CCSS: F.IF.4 For a function that models a relationship between two quantities, interpret key features of graphs and tables in terms of the quantities, and sketch graphs showing key features given a verbal description of the relationship. Key features include: intercepts; intervals where the function is increasing, decreasing, positive, or negative; relative maximums and minimums.
CCSS: A.APR.3 Identify zeros of polynomials when suitable factorizations are available, and use the zeros to construct a rough graph of the function defined by the polynomial.
Standards for Mathematical Practice 1. Make sense of problems and persevere in solving them. 2. Reason abstractly and quantitatively. 3. Construct viable arguments and critique the reasoning of others. 4. Model with mathematics. 5. Use appropriate tools strategically. 6. Attend to precision. 7. Look for and make use of structure. 8. Look for and express regularity in repeated reasoning.
Essential Question: How do we use quadratic techniques solving equations?
Objectives Solve third and fourth degree equations that contain quadratic factors, and Solve other non-quadratic equations that can be written in quadratic form.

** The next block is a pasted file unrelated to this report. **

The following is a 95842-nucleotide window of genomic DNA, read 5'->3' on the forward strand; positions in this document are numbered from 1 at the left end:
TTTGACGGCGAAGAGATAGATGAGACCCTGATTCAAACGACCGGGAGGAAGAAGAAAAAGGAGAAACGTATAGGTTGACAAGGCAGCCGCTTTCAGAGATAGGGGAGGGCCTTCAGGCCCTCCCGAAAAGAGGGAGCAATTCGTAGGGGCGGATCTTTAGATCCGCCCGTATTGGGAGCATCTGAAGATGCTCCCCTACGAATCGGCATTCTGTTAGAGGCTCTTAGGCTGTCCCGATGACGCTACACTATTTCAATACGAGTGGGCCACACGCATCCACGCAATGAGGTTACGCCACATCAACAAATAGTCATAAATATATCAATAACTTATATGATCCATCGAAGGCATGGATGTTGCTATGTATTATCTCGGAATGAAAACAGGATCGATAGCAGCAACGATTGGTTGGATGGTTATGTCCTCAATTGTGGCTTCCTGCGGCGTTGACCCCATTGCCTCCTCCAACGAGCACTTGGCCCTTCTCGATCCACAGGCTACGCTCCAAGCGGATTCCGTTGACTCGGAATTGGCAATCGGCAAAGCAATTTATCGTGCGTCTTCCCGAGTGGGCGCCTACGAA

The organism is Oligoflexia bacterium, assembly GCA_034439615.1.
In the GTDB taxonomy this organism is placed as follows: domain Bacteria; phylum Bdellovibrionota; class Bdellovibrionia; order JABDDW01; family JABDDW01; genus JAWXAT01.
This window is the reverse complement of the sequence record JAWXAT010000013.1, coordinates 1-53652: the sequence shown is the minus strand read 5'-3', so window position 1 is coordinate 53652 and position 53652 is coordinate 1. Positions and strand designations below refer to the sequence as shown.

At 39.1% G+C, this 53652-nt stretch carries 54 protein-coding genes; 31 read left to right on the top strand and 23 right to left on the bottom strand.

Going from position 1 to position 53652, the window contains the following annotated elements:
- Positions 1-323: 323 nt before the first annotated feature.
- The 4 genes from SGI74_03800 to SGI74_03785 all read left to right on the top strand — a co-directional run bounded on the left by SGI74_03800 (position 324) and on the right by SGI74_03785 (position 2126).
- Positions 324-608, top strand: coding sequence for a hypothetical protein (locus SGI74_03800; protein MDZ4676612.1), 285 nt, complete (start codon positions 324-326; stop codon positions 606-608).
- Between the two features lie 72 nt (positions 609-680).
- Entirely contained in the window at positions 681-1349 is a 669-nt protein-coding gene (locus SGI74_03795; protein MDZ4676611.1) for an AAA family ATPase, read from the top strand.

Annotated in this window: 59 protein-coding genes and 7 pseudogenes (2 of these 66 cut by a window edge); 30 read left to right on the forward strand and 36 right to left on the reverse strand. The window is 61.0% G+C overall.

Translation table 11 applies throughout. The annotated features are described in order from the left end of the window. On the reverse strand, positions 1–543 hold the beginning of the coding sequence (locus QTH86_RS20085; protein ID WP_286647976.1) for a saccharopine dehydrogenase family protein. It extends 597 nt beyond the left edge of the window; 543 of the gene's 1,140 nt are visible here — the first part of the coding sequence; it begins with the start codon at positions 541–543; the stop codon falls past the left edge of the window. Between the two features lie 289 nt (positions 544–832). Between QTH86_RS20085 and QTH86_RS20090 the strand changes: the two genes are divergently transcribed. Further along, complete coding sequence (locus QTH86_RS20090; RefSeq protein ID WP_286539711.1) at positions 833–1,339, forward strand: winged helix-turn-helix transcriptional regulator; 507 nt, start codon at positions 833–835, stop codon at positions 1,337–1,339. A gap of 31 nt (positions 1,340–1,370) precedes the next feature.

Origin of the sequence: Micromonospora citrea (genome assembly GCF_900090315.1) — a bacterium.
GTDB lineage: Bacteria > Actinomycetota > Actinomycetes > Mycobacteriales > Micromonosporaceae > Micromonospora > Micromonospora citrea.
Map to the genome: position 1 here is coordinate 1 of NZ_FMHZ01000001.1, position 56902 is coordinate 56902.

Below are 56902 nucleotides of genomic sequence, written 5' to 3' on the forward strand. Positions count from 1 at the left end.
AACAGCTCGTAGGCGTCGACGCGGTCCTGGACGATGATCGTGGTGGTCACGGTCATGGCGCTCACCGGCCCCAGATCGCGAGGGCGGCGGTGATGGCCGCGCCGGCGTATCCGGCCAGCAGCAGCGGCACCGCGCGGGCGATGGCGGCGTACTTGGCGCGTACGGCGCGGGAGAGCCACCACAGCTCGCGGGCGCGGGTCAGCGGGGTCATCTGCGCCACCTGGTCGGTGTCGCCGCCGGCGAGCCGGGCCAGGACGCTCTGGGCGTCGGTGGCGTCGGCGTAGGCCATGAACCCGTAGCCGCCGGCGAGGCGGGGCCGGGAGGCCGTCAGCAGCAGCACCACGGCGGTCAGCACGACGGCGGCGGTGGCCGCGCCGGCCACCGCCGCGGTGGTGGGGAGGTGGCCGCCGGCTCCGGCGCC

Intro Some equations are not quadratic but can be written in a form that resembles a quadratic equation. For example, the equation x 4 – 20x 2 + 64 = 0 can be written as (x 2 ) 2 – 20x 2 + 64 = 0. Equations that can be written this way are said to be equations in quadratic form.
Key Concept: An expression that is quadratic form can be written as: au² +bu + c for any numbers a, b, and c, a≠0, where u is some expression in x. The expression au² +bu + c is called quadratic form of the original expression.
Once an equation is written in quadratic form, it can be solved by the methods you have already learned to use for solving quadratic equations.
Ex. 1: Solve x 4 – 13x 2 + 36 = 0 The solutions or roots are -3, 3, -2, and 2.
The graph of x 4 – 13x 2 + 36 = 0 looks like: The graph of y = x 4 – 13x 2 + 36 crosses the x-axis 4 times. There will be 4 real solutions.
Recall that (a m ) n = a mn for any positive number a and any rational numbers n and m. This property of exponents that you learned in chapter 5 is often used when solving equations.